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Kerry: Israel has right to denounce Iran nuclear deal


Israeli Prime Minister Benjamin Netanyahu has "every right" to voice his opposition to a potential nuclear deal with Iran but his fear that a deal would leave Israel vulnerable is unfounded, Secretary of State John Kerry said Monday.

Amid an unusual and highly vocal spat between the Obama administration and Israel over Iran, Kerry said he had great respect for Netanyahu and his concerns. But Kerry maintained that instead of making Israel less safe, an accord with Iran would actually reduce the country's risk.

"I have great respect for his concerns about his country," Kerry told reporters at a State Department news conference with visiting Turkish Foreign Minister Ahmet Davutoglu. "The prime minister should express his concerns and he has every right in the world to publicly state his position and defend what he believes is his interest."

As Kerry tries to calm relations, President Barack Obama is preparing to meet with key U.S. senators on Iran as the White House pushes Congress to hold off on new sanctions.

The White House says Obama will meet Tuesday with the chairmen and top Republicans on the Senate's banking, foreign relations, armed services and intelligence panels. Obama will host the meeting at the White House.

The White House is mounting a concerted effort involving Obama, Vice President Joe Biden and Sec. Kerry to dissuade Congress from passing a new round of tough sanctions while delicate talks are underway to resolve concerns about Iran's nuclear program.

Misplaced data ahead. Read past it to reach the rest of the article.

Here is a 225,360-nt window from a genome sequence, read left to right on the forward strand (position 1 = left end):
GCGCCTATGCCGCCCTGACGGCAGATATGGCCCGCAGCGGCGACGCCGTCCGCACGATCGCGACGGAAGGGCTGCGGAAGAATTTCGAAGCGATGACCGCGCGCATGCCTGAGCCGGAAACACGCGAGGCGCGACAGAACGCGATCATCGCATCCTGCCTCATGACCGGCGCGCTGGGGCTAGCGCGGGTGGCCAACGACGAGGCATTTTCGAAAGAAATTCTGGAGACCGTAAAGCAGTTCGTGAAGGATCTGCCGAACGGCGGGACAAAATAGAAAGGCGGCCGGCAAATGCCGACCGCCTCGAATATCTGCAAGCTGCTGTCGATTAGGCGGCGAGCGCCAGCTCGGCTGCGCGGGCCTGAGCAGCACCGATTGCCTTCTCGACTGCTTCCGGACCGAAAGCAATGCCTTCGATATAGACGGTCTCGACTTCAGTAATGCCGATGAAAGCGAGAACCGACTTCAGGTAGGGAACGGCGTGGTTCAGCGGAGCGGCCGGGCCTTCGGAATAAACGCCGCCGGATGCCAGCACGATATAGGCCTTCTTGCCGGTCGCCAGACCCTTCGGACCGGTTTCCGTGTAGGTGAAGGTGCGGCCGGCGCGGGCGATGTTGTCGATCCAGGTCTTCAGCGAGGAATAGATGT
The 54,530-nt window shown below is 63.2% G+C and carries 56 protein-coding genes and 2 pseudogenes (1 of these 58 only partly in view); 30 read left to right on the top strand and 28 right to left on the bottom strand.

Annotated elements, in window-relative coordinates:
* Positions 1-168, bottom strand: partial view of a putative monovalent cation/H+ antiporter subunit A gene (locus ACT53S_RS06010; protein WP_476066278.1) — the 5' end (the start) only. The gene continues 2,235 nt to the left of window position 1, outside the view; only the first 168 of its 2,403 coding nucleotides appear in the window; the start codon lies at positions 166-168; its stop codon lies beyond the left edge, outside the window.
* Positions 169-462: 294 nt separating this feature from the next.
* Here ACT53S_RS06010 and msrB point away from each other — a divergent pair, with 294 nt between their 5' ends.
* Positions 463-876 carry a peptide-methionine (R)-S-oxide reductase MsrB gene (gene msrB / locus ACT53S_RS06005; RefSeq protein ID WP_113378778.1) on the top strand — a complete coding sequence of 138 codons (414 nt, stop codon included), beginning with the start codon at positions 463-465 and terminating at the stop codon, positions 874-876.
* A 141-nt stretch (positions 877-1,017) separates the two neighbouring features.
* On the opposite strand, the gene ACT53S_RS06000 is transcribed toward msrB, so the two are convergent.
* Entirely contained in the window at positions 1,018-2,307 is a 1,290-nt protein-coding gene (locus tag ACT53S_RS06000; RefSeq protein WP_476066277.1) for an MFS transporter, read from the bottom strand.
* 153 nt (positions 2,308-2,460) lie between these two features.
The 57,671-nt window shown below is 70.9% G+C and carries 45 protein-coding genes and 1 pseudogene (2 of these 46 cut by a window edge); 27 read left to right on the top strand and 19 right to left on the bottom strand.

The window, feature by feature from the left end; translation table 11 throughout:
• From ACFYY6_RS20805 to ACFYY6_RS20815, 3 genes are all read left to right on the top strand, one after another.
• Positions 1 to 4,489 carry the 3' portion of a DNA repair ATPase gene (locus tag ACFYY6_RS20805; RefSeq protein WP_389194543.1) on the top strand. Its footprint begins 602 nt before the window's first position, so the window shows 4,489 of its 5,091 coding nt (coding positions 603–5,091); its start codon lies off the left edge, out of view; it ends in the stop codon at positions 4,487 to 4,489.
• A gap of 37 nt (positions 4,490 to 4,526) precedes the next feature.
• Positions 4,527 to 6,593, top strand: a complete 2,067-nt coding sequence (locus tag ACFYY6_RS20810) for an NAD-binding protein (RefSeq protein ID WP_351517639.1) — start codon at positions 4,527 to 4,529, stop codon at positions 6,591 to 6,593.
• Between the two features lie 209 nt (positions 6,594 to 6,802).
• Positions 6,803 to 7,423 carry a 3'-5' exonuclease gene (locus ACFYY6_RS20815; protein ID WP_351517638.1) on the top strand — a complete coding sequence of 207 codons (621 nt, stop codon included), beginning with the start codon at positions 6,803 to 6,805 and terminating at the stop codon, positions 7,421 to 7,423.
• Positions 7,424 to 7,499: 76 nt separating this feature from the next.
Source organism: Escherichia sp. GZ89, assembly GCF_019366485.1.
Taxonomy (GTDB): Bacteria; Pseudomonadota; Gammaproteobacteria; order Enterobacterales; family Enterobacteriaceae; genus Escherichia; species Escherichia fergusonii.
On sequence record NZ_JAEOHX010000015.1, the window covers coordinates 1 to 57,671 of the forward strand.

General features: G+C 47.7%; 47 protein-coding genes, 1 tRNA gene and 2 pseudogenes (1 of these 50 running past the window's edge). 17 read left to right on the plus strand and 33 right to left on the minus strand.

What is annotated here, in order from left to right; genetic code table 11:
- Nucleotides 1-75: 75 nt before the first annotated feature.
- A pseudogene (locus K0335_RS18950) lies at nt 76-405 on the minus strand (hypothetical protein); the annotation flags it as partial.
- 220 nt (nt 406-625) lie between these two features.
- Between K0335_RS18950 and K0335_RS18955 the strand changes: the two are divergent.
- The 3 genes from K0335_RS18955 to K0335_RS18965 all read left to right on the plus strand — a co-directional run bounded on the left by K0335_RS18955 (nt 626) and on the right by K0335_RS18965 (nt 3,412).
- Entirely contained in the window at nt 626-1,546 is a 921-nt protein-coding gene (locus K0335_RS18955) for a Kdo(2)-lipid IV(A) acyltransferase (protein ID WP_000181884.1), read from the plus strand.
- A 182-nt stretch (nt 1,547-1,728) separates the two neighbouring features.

White House spokeswoman Caitlin Hayden says Obama will update senators on the negotiations before talks between Tehran and world leaders resume this week in Geneva.

Meanwhile, Kerry has continued to stressthat the United States is deeply committed to Israel's security and sought to assure Netanyahu, ordinary Israelis and pro-Israel members of Congress who are opposed to the proposed agreement.

"Nothing that we are doing here, in my judgment, will put Israel at any additional risk," Kerry said. "In fact, let me make this clear, we believe it reduces risk."


Since word emerged earlier this month that an agreement with Iran may be close, Netanyahu has led a very public campaign to oppose it. He has called the deal bad for Israel and a gift to Iran. The deal could ease some sanctions against Iran but would not require it to give up all uranium enrichment and not immediately halting work on a plutonium facility.


Negotiators are to meet again later this week in Geneva in hopes of concluding a deal but Kerry declined to predict if they would reach an agreement.


"I have no specific expectations with respect to the negotiations in Geneva except that we will negotiate in good faith and we will try to get a first-step agreement and hope that Iran will understand the importance of coming there prepared to create a document that can prove to the world that this is a peaceful program," he said.


Kerry said he would probably not be able to travel to Israel at the end of the week as he had tentatively planned to do.


Netanyahu announced on Sunday that Kerry would be visiting Israel on Friday, but Kerry said his schedule would not allow for it.


Kerry said he would probably make the trip after the upcoming Thanksgiving holiday.